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of documents had taken place prior to the initiation of a federal investigation or the issuance of a federal subpoena. Id. at 7. Section 1519 was a direct Congressional response to Aguilar and other cases requiring a nexus to a pending federal investigation; it was meant to enable the government to prosecute individuals for destroying documents without having to satisfy a “technical requirement that a judicial proceeding was already underway or that the documents were formally under subpoena.” 148 Cong. Rec. S1,783-01, at S1,786. Courts interpreting § 1519 regularly acknowledge this as the primary purpose of this statute. See, e.g., Gray, 642 F.3d at 377 (“Thus, in enacting § 1519 Congress rejected any requirement that the government prove a link between a defendant’s conduct and an imminent or pending official proceeding”). But the target was domestic obstruction, such as in the Arthur Andersen case. The legislative history gives no indication that Congress meant to broaden federal obstruction law to encompass obstruction intended to impede foreign investigations. Indeed, it would be absurd to argue that Congress contemplated giving § 1519 the expansive sweep that the government advocates here. Under the government’s novel theory, it could bring an obstruction charge against any foreigner who intentionally interferes with any foreign investigation—whether criminal or civil—so long as the subject-matter arguably falls “within the jurisdiction of any department or agency of the United States.” Even a purely local matter could give rise to criminal liability in the U.S., as long as the government can point to some potential jurisdictional tie.3 For example, under the government’s theory, a video
3

The Second Circuit’s decision in Gray shows just how stunningly broad the government’s position is in this case. In Gray, the Court of Appeals considered whether § 1519 applied to the obstruction of an investigation conducted by a privately owned detention center that housed federal inmates. 642 F.3d at 372. The Court concluded that it did, given the responsibility of the Department of Justice for federal inmates:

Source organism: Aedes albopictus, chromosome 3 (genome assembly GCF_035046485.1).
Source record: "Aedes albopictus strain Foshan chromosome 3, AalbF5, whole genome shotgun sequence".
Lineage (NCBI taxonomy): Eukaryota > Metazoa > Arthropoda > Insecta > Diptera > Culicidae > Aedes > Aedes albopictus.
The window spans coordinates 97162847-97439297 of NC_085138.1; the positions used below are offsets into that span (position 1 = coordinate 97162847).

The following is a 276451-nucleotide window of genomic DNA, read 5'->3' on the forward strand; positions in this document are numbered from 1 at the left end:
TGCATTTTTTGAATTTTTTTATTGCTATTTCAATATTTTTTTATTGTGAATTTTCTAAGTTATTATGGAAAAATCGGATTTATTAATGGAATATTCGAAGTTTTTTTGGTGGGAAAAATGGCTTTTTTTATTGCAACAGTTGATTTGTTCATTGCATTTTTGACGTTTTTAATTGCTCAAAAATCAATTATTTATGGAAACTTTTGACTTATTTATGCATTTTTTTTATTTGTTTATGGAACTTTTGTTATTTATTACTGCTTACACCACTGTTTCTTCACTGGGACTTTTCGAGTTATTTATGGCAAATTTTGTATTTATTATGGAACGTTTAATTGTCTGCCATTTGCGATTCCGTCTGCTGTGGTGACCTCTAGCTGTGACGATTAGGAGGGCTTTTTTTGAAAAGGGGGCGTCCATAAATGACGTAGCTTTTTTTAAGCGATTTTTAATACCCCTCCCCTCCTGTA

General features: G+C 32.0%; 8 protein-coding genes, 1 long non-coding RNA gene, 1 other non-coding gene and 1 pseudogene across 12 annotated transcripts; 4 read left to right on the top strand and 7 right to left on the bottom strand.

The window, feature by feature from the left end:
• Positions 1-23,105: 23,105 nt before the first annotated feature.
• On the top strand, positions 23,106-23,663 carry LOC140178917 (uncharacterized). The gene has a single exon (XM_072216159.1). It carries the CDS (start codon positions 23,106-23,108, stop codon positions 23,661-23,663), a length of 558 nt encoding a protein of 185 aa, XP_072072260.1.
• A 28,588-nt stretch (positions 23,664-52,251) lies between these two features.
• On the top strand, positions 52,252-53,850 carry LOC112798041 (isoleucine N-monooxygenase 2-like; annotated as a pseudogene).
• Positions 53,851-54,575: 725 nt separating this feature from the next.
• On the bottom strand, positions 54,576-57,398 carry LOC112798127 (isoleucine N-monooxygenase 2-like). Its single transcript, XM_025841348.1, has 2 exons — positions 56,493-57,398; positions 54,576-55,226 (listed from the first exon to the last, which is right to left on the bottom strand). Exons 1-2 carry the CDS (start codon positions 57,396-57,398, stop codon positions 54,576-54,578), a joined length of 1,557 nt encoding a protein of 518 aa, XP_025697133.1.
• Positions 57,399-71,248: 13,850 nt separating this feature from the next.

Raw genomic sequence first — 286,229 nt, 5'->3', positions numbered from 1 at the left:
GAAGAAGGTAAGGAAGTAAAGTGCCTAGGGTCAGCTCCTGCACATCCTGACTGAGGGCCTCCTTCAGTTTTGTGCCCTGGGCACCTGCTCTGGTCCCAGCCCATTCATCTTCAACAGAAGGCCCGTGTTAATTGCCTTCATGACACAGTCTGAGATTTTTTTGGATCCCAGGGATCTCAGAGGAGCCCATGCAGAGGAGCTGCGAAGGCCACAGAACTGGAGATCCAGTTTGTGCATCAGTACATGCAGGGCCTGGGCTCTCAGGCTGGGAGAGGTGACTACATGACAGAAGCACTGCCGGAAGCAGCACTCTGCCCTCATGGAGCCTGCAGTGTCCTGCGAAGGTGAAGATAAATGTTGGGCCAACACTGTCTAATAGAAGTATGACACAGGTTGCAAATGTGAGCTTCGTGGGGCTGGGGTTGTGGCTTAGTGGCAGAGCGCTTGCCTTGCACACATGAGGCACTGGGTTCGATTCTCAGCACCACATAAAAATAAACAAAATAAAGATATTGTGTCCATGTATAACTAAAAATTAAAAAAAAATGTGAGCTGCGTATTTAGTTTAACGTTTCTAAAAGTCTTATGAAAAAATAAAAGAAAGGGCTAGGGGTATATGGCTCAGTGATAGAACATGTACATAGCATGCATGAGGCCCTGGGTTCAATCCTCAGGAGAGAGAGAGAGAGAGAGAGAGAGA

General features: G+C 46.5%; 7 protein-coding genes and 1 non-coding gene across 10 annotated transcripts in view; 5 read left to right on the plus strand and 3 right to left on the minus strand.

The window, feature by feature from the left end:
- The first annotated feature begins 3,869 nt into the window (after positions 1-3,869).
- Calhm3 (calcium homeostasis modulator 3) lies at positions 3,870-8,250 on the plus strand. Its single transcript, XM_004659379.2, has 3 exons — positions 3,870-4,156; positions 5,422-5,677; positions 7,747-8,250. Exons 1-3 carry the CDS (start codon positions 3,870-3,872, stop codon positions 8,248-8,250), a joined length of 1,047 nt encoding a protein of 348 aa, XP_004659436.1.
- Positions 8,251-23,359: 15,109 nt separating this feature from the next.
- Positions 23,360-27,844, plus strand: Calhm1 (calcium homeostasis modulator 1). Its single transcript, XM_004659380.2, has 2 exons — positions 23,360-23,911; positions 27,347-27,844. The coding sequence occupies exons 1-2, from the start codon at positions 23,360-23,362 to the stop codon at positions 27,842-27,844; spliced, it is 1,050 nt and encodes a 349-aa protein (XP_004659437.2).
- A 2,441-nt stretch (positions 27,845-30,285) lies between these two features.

(cont'd)

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bootlegger in Beijing who lies to city inspectors about the source of his merchandise during a licensing investigation would violate § 1519, because the FBI has jurisdiction to investigate international piracy. For good reason, then, every single case identified by counsel has involved obstruction of an American investigation. See, e.g., United States v. Powell, 680 F.3d 350 (4th Cir. 2012) (obstruction of Chapter 11 bankruptcy proceeding); Yielding, 657 F.3d at 698 (obstruction of FBI investigation); Gray, 642 F.3d at 378 (obstruction of DOJ investigation). And similar attempts by the government to give extraterritorial scope to other criminal statutes have been rejected. See, e.g., Vilar, 729 F.3d at 76 (“[I]t would be clear or obvious error to apply Section 10(b) and Rule 10b-5 to extraterritorial criminal conduct in light of Morrison . . . .”); United States v. Giffen, 326 F. Supp. 2d 497, 506 (S.D.N.Y. 2004) (“[T]his Court finds that Congress did not intend that the intangible right to honest services encompass bribery of foreign officials in foreign countries”). The outcome here should be no different. At the time the conspiracy was allegedly entered into—and indeed throughout all of 2012—Mr. Cilins and his co-conspirators could only have intended to impede, obstruct, or interfere with a civil licensing investigation that was being
________________________ (cont'd from previous page)

[Defendants] overlook the fact that [the private detention center] contracted with the U.S. Marshals Service, an agency within the DOJ, to house federal prisoners. The warden of [the detention center] is required by the terms of that contract to report allegations of excessive force to the Marshals Service. Id. at 378. The Court then explicitly reserved the question “whether § 1519 would apply to private investigations outside the unique circumstances of th[e] case.” Id. at 378 n.6. If the Gray Court had read the statute as broadly as the government advocates here—to cover any investigation anywhere in the world—it is hard to imagine the Court would have taken such great care to emphasize the federal aspects of the investigation or would have reserved the question whether the statute applies to purely private American investigations.